In Chapter 4, we learned that Novell's NetWare is one of the leading network architectures. In this lesson, we explore the protocols used by NetWare and how they relate to the OSI reference model.
After this lesson, you will be able to:
- Define the protocols that make up the NetWare protocol suite.
- Relate the NetWare protocols to the OSI reference model.
Estimated lesson time: 15 minutes
Like TCP/IP, Novell provides a suite of protocols developed specifically for NetWare. The five main protocols used by NetWare are:
Because these protocols were defined well before the finalization of the OSI reference model, they do not exactly match OSI. Figure 6.5 provides mapping of the NetWare protocols to the OSI reference model. In actuality, no direct correlation to the layer boundaries of the two architectures exists. These protocols follow an enveloping pattern. More specifically, the upper-lever protocols (NCP, SAP, and RIP) are enveloped by IPX/SPX. A Media Access Protocol header and trailer then envelop IPX/SPX.
Figure 6.5 Comparing NetWare and OSI reference models
Media Access Protocols define the addressing that distinguishes each node on a NetWare network. The addressing is implemented on the hardware or NIC. The most common implementations are:
This protocol is responsible for placing the header on the packet. Each header includes the source and destination code. After the packet has been transmitted and is on the media, each network card checks the address; if their address matches the destination address on the packet, or, if the packet is a broadcast message, the NIC copies the packet and sends it up the protocol stack.
In addition to addressing, this protocol provides bit-level error checking in the form of a cyclical redundancy check (CRC). With the CRC appended to the packet, it is virtually certain that all the packets will be free of corruption.
CRC error checking uses a complex calculation to generate a number based on the data transmitted. The sending device performs the calculation before transmission and includes it in the packet that it sends to the receiving device. The receiving device repeats the same calculation after transmission. If both devices obtain the same result, it is assumed that the transmission was error-free. The procedure is known as a redundancy check because each transmission includes not only data but extra (redundant) error-checking values.
Internetwork Packet Exchange (IPX) defines the addressing schemes used on a NetWare network, and Sequenced Packet Exchange (SPX) provides security and reliability to the IPX protocol. IPX is a datagram-based, connectionless, unreliable, network-layer protocol that is equivalent to the IP. It does not require an acknowledgement for each packet sent. Any acknowledgement control or connection control must be provided by the protocols above IPX. SPX provides connection-oriented, reliable servers at the transport layer.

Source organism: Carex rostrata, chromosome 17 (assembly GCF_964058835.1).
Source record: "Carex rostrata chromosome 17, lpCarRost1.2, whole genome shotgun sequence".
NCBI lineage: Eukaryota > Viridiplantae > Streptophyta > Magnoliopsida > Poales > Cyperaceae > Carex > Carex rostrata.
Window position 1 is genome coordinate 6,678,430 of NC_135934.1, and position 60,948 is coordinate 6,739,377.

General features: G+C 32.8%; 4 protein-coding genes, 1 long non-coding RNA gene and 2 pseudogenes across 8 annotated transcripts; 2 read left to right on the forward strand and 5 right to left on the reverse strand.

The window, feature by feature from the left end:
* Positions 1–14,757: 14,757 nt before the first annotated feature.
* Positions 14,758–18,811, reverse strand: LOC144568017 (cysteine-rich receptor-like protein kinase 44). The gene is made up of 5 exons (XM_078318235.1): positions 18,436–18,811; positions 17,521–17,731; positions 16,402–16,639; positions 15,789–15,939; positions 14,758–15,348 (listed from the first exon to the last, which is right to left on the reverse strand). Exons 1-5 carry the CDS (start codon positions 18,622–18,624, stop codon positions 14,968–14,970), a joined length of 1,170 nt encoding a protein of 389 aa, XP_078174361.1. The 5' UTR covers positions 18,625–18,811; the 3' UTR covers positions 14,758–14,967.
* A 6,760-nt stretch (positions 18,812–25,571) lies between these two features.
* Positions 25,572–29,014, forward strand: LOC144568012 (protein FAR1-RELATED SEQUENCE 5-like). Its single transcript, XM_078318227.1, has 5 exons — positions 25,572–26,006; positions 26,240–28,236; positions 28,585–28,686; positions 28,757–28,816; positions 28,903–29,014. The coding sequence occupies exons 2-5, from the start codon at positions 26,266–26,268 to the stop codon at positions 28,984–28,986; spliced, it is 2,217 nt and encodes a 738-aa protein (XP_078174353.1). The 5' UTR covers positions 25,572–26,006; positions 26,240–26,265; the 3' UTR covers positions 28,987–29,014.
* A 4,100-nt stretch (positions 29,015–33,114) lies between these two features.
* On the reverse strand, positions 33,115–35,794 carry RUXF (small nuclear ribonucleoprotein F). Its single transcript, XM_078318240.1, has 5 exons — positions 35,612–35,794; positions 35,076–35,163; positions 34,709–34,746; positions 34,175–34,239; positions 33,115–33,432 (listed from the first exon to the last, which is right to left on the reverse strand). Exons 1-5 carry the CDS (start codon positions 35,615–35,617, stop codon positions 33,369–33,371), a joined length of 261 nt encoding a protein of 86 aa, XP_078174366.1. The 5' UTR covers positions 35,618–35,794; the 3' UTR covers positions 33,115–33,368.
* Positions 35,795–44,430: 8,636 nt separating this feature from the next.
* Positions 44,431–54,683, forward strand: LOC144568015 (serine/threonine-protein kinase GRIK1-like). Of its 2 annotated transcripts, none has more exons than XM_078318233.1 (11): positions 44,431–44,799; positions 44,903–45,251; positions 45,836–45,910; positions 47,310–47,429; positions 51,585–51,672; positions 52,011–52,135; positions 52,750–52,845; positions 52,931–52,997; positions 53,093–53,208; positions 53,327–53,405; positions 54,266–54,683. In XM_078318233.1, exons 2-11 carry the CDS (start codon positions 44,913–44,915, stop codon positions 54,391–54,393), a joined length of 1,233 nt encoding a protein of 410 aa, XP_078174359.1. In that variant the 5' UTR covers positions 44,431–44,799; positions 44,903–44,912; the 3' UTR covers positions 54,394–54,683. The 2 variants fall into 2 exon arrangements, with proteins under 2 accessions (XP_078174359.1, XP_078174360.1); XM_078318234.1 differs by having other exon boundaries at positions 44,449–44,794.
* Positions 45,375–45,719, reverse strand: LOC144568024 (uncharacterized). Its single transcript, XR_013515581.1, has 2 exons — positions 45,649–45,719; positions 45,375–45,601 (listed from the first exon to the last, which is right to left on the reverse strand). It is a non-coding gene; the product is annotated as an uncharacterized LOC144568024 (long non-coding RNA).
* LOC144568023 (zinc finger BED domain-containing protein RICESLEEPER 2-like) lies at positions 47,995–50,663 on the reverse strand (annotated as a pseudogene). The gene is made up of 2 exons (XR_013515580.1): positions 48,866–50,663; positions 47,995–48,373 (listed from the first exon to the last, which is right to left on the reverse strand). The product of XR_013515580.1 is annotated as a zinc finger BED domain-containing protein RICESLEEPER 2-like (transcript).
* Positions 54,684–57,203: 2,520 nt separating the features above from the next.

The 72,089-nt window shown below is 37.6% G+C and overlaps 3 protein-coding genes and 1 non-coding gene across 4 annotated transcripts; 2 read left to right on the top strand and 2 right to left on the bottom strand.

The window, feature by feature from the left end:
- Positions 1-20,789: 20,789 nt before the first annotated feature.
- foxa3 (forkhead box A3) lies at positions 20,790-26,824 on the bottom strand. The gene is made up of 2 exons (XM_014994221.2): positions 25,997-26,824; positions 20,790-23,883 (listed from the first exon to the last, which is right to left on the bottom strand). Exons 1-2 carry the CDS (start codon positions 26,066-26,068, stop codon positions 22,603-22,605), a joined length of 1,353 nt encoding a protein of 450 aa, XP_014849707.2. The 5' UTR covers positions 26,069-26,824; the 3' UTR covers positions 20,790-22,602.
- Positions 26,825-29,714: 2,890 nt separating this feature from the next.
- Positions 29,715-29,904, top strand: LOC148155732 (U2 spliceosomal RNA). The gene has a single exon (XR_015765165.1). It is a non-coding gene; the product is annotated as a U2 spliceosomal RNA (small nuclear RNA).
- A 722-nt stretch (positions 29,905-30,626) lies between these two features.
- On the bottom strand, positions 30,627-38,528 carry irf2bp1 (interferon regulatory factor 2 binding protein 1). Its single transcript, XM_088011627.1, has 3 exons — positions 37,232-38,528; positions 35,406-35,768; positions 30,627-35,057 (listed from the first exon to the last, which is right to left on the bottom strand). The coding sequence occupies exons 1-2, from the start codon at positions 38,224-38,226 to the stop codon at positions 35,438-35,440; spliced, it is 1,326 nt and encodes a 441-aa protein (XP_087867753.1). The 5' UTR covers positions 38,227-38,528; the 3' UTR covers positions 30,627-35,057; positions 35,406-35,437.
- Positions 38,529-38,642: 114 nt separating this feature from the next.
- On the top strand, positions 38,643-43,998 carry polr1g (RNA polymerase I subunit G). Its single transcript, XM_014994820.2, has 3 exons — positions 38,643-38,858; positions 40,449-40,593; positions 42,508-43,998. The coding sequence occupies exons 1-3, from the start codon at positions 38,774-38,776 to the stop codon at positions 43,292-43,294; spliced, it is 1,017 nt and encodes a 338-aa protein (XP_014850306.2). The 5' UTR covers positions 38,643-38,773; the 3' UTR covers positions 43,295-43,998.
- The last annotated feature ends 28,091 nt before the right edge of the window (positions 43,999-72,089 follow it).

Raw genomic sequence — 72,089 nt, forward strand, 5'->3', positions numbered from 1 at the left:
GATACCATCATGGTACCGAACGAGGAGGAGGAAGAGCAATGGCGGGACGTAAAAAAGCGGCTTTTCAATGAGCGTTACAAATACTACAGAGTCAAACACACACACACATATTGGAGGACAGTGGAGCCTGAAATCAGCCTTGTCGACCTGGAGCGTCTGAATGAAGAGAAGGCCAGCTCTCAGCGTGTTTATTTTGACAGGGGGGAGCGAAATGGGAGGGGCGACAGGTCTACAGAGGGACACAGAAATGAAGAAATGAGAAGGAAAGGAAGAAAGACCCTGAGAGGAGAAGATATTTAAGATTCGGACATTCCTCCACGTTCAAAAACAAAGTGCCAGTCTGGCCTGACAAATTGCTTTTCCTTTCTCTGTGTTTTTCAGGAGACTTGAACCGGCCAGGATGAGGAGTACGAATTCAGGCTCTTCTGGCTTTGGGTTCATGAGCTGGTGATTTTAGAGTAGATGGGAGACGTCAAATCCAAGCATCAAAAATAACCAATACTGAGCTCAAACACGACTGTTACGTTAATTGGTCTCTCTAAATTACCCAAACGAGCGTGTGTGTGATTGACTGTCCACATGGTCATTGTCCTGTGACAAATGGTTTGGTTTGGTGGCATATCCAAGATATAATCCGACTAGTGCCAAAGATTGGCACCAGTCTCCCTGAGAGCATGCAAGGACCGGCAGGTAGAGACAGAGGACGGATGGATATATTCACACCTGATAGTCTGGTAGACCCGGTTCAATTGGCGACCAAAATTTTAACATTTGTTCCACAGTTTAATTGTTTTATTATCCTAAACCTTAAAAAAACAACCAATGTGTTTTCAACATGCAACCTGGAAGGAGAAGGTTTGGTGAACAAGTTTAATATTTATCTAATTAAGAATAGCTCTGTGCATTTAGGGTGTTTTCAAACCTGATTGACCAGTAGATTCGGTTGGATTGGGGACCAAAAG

Using the Xerox Network System (XNS) Internet Datagram Protocol, Novell adopted IPX protocol. IPX defines two kinds of addressing:
IPX protocols are used only on networks with NetWare servers and are often installed along with another protocol suite such as TCP/IP. Even NetWare is moving toward using TCP/IP as a standard.
Facilitating the exchange of routing information on a NetWare network, RIP, like IPX, was developed from XNS. However, in RIP, an extra field of data was added to the packet to improve the decision criteria for selecting the fastest route to a destination. The broadcast of an RIP packet allows several things to occur:
The Service Advertising Protocol (SAP) allows service-providing nodes (including file servers, printer servers, gateway servers, and application servers) to advertise their services and addresses. Clients on the network are able to obtain the internetwork address of any servers they can access. With SAP, the adding and removing of services on the network becomes dynamic. By default, a SAP server broadcasts its presence every 60 seconds. A SAP packet contains:
The NetWare Core Protocol (NCP) defines the connection control and service request encoding that make it possible for clients and servers to interact. This is the protocol that provides transport and session services. NetWare security is also provided within this protocol.
This exercise is designed to help you understand the relationship between the OSI reference model and NetWare protocols. NetWare was developed earlier than the OSI reference model and, therefore, does not precisely match the seven layers. In this exercise, you will be mapping the various components of NetWare protocols to the seven layers of the OSI reference model.
In the table that follows, the column on the left lists the seven layers of the OSI reference model. The blank columns on the right represent various components of the NetWare protocol. In the blank columns, map the following NetWare protocol components to the OSI reference model.
Comparison of OSI Reference Model with NetWare Protocols
|OSI Layers||NetWare Protocols|
The following points summarize the main elements of this lesson: